The western media spends a lot of time trying to discern the murky motivations of Kim Jong-il, his newly appointed (and perhaps newly painted) successor-son Kim Jong-un and their fellow top-level military cadres. But I can’t help but wonder these days, more than ever, about what it’s like for the average soldier on the infertile, deforested ground.
Within a standing army recently estimated at just over one million soldiers, plus another seven million or so reserves, there are bound in the bunch to be some mental dissenters from the gay Worker’s Party line. Privates who come home to a meager meal and declare, “I’m getting too old for this brainwashing BS.”
While the American military is struggling more than ever before to justify its ‘Don’t Ask, Don’t Tell’ policy, there is I suspect – given the increased infiltration of outside news and information into the Hermit Kingdom – great strain on North Korea’s equivalent rule of conscripted behavior homogeneity. Think of it as ‘Don’t Ask, Don’t Yell.’
Palace of International Friendship guard
(Copyright Eric Lafforgue)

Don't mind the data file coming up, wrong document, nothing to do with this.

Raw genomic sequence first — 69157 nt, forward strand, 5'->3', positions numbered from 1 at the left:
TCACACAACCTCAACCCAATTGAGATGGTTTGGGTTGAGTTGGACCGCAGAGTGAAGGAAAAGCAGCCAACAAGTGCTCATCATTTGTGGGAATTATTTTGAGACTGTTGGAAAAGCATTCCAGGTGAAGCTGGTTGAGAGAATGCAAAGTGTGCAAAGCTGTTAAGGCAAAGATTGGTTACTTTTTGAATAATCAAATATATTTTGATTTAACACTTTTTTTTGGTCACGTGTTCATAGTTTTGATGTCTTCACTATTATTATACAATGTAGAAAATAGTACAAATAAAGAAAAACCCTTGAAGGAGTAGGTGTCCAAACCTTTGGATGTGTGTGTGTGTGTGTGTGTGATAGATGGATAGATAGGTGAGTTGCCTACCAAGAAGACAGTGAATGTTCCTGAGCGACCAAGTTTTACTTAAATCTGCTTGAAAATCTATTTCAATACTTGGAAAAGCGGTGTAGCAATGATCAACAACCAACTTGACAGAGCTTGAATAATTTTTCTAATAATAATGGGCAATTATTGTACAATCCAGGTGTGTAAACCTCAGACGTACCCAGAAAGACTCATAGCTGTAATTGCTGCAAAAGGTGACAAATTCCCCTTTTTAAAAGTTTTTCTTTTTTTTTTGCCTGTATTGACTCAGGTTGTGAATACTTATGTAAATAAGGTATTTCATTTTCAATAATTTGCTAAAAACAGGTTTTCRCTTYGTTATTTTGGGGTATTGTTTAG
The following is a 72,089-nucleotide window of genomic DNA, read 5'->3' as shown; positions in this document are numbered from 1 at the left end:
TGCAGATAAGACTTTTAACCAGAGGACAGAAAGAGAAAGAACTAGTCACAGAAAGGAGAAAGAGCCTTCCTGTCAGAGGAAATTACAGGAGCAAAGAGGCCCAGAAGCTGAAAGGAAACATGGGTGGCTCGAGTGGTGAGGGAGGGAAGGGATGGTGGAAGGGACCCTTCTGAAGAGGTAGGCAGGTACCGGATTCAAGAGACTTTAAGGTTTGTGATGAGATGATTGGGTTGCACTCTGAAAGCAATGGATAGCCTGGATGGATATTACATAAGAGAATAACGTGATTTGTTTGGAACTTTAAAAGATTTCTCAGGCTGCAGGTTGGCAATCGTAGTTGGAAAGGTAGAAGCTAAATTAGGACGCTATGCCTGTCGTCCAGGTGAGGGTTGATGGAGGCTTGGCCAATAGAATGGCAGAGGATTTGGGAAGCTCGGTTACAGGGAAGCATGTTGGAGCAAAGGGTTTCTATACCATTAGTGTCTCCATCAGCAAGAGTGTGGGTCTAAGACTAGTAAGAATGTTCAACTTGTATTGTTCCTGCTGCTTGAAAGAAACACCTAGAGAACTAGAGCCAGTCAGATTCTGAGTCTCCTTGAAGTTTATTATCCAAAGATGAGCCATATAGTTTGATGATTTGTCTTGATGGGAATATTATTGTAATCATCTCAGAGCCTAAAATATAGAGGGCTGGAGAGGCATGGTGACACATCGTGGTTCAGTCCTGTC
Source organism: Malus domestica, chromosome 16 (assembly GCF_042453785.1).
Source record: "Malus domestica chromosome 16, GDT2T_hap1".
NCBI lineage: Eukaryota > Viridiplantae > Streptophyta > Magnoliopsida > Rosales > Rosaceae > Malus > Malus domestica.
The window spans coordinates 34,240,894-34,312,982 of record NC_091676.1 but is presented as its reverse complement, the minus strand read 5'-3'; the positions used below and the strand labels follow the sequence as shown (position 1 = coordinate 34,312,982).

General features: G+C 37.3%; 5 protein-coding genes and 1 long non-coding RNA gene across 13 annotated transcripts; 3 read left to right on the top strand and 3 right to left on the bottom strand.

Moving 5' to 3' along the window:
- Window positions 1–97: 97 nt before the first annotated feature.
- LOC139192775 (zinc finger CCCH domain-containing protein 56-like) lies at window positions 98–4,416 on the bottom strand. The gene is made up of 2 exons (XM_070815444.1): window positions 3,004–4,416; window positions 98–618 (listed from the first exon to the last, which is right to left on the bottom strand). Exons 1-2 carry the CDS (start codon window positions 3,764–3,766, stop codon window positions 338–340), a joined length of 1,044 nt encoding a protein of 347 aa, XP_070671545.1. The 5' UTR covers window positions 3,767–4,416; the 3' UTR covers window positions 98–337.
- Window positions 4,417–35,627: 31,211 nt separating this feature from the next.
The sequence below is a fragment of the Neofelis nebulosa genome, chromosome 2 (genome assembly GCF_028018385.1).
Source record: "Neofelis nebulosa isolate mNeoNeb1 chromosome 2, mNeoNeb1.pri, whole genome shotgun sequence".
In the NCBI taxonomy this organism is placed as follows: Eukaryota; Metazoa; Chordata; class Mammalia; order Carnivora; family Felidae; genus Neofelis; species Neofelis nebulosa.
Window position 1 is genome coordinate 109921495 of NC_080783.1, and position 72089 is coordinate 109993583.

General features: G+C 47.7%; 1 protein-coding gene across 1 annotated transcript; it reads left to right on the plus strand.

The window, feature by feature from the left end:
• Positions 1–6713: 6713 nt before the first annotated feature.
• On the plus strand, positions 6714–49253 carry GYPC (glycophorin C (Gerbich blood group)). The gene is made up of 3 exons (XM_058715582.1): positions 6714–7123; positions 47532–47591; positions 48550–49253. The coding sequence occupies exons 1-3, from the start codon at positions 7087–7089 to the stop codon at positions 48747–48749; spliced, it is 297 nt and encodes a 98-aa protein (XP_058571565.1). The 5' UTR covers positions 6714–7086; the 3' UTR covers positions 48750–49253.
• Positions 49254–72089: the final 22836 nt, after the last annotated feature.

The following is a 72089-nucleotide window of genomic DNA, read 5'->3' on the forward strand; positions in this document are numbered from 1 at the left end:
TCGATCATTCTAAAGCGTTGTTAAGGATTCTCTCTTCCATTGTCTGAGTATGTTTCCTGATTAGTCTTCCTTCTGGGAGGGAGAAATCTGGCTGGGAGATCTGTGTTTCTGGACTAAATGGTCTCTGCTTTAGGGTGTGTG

Part of the growing sense of political urgency in North Korea may well have something to do with the idea that the braintrust realizes it can count on the servitude of the world’s fourth largest army for a finite amount of time. It could be a matter of months, not years, before soldiers no longer refrain from publicly asking questions like, ‘Why did we bomb Yeonpyeong Island?’ and ‘What did the Cheonan ever do to us?’, or yelling out rhetorical objections such as ‘What the Jong does any of this have to do with getting a decent-sized food ration?”
Just as recent discussions on Capitol Hill involving Senator John McCain have rightly addressed the need to get rid of the U.S. Armed Forces ‘Don’t Ask, Don’t Tell’ policy, the Kim’s young and old probably understand that they only have a select amount of time before their prized armed forces will be bursting at the peasant-woven seams of ‘Don’t Ask, Don’t Yell.’